Term: First [sic] Workers' Compensation Law (Historic Marker Erected 1985)
The Wisconsin Workmen's Compensation Act of 1911 assured victims of work-related accidents or illnesses just compensation regardless of fault. With this law, enacted on May 3, 1911, Wisconsin became the first state to have a constitutional system for providing medical expenses, wage loss payments, or death benefits to employees or their families. The law is regarded as a pioneering act of social legislation and a major accomplishment of Wisconsin's progressive movement. On September 1, 1911, the date the law became fully effective, a mutual insurance company began operations in a one-room office in downtown Wausau. The company, which was formed by a group of central Wisconsin businessmen as a means of meeting their responsibilities under the new law, is today known throughout the world as Wausau Insurance Companies. The purchaser of the first policy issued by the fledgling insurer was the Mosinee Paper Corporation, then known as Wausau Sulphate Fibre Company. That contract is recognized as the nation's first valid workers' compensation policy.
[This marker has been confirmed missing, and its text is provided from a photograph in the possession of the Wisconsin Dept. of Workforce Development. It was likely located near 44° 46.233′ N, 89° 40.744′ in a wayside area along I-39/U.S. Hwy 51 at milepost 178, 1 mile south of State Highway 153 (on the right when traveling north) in Mosinee, Wisconsin. When the highway was upgraded, the wayside was closed, and the marker removed. It is said to have been stored in the back hallway of the Marathon County Historical Society ever since. We are grateful to associate editor Kevin White of the The Historical Marker Database (www.HMdb.org) for calling our attention to it.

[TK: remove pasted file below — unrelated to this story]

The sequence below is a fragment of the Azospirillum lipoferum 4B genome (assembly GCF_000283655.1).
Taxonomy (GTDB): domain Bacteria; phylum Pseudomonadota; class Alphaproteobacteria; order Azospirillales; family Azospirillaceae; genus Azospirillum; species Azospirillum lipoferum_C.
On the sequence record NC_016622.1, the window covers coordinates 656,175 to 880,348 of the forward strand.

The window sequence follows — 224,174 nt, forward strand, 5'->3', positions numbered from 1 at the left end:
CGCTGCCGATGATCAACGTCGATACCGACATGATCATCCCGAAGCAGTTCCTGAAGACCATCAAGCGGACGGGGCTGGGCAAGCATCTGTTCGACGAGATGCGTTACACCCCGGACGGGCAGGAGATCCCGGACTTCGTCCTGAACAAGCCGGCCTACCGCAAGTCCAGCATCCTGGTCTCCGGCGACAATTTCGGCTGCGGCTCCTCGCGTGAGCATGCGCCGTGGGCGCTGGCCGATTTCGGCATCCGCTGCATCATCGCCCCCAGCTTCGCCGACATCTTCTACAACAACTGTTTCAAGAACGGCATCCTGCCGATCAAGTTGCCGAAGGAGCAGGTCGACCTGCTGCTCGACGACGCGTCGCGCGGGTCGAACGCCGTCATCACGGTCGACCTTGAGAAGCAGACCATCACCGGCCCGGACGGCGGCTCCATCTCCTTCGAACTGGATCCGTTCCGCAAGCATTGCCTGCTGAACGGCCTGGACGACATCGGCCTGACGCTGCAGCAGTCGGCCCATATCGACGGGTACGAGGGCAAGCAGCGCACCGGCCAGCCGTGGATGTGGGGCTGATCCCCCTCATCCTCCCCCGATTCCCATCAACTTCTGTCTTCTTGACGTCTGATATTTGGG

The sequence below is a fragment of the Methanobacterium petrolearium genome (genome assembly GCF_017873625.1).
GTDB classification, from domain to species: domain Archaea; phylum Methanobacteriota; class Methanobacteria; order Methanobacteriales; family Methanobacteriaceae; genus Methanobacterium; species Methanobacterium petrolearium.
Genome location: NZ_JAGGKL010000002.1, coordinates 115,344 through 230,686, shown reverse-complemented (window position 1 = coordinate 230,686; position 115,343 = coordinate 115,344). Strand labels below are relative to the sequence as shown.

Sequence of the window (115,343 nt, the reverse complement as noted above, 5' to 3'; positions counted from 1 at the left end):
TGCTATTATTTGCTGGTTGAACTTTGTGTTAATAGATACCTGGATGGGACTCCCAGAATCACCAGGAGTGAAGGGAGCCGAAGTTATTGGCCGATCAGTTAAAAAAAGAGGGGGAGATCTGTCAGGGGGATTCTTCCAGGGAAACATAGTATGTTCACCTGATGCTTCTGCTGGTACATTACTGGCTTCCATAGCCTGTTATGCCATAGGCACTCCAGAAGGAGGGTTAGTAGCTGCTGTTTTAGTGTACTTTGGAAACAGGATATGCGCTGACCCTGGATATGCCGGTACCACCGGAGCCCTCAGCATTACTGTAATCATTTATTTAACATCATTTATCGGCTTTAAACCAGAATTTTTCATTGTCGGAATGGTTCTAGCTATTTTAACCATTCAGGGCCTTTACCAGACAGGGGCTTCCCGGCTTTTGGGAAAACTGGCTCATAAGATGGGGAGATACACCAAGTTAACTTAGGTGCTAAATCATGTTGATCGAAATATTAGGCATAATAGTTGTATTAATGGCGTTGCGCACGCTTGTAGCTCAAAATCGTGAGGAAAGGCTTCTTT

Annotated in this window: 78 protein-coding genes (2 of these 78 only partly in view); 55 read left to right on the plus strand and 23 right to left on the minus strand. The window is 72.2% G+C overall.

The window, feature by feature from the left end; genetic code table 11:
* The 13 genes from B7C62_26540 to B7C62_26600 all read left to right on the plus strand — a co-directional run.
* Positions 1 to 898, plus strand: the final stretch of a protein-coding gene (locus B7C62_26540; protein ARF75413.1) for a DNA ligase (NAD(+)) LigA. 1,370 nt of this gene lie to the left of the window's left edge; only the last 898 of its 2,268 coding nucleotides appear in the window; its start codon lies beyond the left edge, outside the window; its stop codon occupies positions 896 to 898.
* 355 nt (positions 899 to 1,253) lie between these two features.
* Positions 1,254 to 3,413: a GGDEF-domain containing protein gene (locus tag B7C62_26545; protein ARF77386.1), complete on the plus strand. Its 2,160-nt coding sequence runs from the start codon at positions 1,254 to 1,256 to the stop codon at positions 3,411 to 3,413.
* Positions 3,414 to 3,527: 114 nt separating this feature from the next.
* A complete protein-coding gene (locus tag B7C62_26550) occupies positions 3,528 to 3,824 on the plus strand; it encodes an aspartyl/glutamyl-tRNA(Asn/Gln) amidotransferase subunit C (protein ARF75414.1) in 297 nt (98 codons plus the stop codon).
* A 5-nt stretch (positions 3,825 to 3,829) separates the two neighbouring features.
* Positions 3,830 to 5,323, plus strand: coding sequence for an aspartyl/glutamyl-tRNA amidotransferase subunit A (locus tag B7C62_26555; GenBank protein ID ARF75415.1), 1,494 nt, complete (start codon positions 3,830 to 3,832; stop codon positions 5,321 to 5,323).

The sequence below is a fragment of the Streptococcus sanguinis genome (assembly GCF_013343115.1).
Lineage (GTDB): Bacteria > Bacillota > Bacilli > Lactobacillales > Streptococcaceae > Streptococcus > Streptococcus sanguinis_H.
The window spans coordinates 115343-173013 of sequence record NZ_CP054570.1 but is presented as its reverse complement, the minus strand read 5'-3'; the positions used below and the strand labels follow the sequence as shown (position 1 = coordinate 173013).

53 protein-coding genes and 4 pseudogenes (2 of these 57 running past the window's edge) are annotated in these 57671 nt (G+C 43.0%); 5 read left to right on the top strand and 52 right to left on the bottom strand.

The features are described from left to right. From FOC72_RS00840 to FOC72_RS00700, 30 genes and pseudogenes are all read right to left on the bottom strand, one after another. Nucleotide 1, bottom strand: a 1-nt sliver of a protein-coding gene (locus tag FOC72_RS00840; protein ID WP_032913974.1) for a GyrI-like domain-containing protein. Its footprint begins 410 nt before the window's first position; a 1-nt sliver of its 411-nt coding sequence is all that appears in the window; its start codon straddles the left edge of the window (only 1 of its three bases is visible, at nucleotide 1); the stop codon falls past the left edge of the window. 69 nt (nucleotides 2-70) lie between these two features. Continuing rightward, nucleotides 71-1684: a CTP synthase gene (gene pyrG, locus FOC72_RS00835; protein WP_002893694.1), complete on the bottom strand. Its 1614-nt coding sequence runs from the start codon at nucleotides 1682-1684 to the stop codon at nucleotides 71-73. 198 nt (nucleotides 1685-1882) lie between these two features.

Note: although legislatures in Maryland, Massachusetts, Montana and New York all passed earlier workers' compensation laws, their legislation was blocked by their courts from taking effect. Washington state passed the nation's first workers' compensation law, seven weeks before Wisconsin's took effect. By 1920, 42 other states had secured similar legislation, often using the Wisconsin legislation as a model.]
[Source: Kevin White, The Historical Marker Database (http://www.HMdb.org)]